How To Optimize Delivery Routes With Google Maps

February 1, 2023
Screenshot of a Google Maps page highlighting the city of Chicago.

We spend our days (and occasional nights) telling people what route optimization is, and why it’s so important for delivery businesses. One of the most common follow-up questions is: “Yeah, but doesn’t Google Maps do that?”

The answer: Well, kind of. But not really. In this article, we’ll walk you through the difference between a route and an optimized route, how Google Maps route planning works, and when you’ll need proper route optimization software.

How does Google Maps plan a route?

If you want to find the fastest route from point A to point B, Google’s technology is going to absolutely nail finding the best roads and giving you turn-by-turn directions. It’s free, fast, user-friendly for all technical skill levels, and all in all one of the best route planning tools available for simple routing scenarios

This is what happens when you ask Google Maps “what is the best way to get from A to B?”:

  1. Google looks at each of the addresses you give it, and quickly identifies their latitude and longitude coordinates (this is called geocoding). Then it puts two markers on the map.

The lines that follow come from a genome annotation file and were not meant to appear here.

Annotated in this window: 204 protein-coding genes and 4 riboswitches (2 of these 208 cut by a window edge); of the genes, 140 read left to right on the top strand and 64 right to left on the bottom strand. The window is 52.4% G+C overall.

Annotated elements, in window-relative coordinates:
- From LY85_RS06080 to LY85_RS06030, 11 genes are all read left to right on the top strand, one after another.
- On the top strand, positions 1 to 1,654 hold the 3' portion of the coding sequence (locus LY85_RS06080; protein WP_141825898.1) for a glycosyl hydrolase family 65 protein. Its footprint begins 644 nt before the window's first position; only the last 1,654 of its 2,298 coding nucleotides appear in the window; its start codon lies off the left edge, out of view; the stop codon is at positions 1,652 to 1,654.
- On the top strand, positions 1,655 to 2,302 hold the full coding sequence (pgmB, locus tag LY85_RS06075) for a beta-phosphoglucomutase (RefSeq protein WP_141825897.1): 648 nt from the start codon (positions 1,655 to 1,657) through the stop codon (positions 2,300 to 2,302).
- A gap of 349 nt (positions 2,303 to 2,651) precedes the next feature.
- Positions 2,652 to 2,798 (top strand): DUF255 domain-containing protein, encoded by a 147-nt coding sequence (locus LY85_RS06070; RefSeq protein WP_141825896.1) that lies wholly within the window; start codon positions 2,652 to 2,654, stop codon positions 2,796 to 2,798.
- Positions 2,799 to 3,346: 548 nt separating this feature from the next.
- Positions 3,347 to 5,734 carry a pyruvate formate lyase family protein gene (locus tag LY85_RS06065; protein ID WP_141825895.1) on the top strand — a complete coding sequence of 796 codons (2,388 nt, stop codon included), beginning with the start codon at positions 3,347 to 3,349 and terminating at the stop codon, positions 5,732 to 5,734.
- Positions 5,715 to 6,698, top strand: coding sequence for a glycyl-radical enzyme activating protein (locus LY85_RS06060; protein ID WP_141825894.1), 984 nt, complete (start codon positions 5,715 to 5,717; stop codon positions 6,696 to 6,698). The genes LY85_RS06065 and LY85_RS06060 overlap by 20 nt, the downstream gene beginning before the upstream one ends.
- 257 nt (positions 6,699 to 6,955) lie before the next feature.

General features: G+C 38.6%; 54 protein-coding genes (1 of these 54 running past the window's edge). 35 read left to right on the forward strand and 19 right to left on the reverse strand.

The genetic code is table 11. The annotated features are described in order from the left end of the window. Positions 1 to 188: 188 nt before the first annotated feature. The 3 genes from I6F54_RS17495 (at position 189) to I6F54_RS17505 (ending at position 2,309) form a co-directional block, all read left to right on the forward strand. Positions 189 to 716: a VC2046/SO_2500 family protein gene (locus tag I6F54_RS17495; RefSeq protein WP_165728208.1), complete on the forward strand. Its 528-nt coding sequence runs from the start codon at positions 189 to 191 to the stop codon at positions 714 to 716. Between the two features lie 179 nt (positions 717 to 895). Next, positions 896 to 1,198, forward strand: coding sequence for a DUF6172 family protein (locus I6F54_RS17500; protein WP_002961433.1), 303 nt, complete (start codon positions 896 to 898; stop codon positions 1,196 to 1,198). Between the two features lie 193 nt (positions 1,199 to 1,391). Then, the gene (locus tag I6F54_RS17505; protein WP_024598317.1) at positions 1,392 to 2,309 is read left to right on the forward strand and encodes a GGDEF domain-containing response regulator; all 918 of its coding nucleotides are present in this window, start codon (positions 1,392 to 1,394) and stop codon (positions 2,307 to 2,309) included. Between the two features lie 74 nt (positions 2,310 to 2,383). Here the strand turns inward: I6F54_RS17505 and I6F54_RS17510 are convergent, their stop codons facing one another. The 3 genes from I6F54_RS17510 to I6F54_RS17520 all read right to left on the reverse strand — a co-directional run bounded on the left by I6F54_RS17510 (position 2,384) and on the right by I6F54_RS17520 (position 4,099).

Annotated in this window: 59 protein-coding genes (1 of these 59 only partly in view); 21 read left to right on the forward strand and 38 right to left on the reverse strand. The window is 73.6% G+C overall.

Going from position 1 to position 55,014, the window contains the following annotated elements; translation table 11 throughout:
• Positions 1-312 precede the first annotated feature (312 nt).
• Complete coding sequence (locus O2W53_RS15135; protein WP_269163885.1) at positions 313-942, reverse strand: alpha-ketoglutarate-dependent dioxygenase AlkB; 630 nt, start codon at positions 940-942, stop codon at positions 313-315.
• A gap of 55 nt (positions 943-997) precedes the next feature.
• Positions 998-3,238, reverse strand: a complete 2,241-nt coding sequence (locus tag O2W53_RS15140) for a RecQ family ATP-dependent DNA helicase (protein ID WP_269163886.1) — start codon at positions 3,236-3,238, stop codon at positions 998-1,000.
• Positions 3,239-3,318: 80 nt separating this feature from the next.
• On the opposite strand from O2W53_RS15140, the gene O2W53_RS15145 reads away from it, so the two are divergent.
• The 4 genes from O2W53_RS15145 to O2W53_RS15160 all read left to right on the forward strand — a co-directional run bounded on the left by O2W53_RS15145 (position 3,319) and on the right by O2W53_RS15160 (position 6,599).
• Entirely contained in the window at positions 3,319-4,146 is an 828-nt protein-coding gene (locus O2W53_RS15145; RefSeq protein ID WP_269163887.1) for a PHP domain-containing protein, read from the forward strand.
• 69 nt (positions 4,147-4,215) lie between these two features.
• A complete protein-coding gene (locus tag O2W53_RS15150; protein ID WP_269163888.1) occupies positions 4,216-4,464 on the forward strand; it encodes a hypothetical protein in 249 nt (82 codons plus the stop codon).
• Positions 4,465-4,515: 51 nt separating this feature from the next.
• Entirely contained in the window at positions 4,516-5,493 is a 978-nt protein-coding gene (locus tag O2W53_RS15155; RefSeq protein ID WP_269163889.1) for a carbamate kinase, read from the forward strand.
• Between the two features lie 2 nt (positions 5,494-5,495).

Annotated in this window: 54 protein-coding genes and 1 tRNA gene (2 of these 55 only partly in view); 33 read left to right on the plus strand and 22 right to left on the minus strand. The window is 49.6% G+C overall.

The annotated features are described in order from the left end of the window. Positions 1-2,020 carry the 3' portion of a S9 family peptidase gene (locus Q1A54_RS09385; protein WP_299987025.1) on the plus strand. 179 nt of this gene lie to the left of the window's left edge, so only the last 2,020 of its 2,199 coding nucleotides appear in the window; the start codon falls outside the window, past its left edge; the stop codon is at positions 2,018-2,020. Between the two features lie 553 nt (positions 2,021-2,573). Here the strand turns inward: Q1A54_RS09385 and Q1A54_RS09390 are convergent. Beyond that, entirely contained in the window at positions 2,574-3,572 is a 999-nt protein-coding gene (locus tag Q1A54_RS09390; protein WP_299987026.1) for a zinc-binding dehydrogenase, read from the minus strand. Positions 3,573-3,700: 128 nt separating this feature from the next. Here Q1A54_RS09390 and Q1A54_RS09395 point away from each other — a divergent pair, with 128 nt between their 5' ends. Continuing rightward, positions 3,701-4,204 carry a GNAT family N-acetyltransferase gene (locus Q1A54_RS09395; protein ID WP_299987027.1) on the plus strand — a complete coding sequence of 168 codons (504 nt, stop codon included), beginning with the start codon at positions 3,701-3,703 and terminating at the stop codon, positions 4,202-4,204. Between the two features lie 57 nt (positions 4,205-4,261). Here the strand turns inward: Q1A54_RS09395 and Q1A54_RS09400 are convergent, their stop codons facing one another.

2. Google identifies all the possible road segments between your two points.
  3. Then  it scores those road segments based on factors like the shortest distance, the length of connecting road segments, and the traffic conditions at the time of the day.
  4. It returns you the highest scoring route, and some runner-up alternatives.

There’s more complexity to its algorithm that we’ll reserve for the advanced class, but basically you can trust Google Maps to do two things:

  1. Give you a very good path from your current location to your destination.
  2. Provide an extraordinarily accurate Estimated Time of Arrival (ETA). When Google released the Android operating system for mobile devices, it began capturing real time traffic and location data from its users. That has made its travel time calculations accurate beyond anything we’ve known before. 

So to recap, if you’re looking for the shortest path between two stops, then Google Maps is a fantastic navigation app. 

Google Maps route planning for multiple stops

What if you need to plan a multi-stop route? We’re no longer talking about the path from A to B, but rather A to B to C to D and so on, until we’ve covered every stop. This is the kind of scenario delivery drivers face every day – and the higher the number of stops in the route plan, the less useful Google Maps becomes.

We’ve written a detailed tutorial on how to use Google Maps to plan a route with multiple stops, but basically the rules are:

  • Routes must be 10 stops or less.
  • You can only plan for one driver at a time.
  • You can’t factor in constraints like delivery time windows.
  • You can manually re-order stops to get a more efficient route.

What’s the difference between a route plan and an optimized route?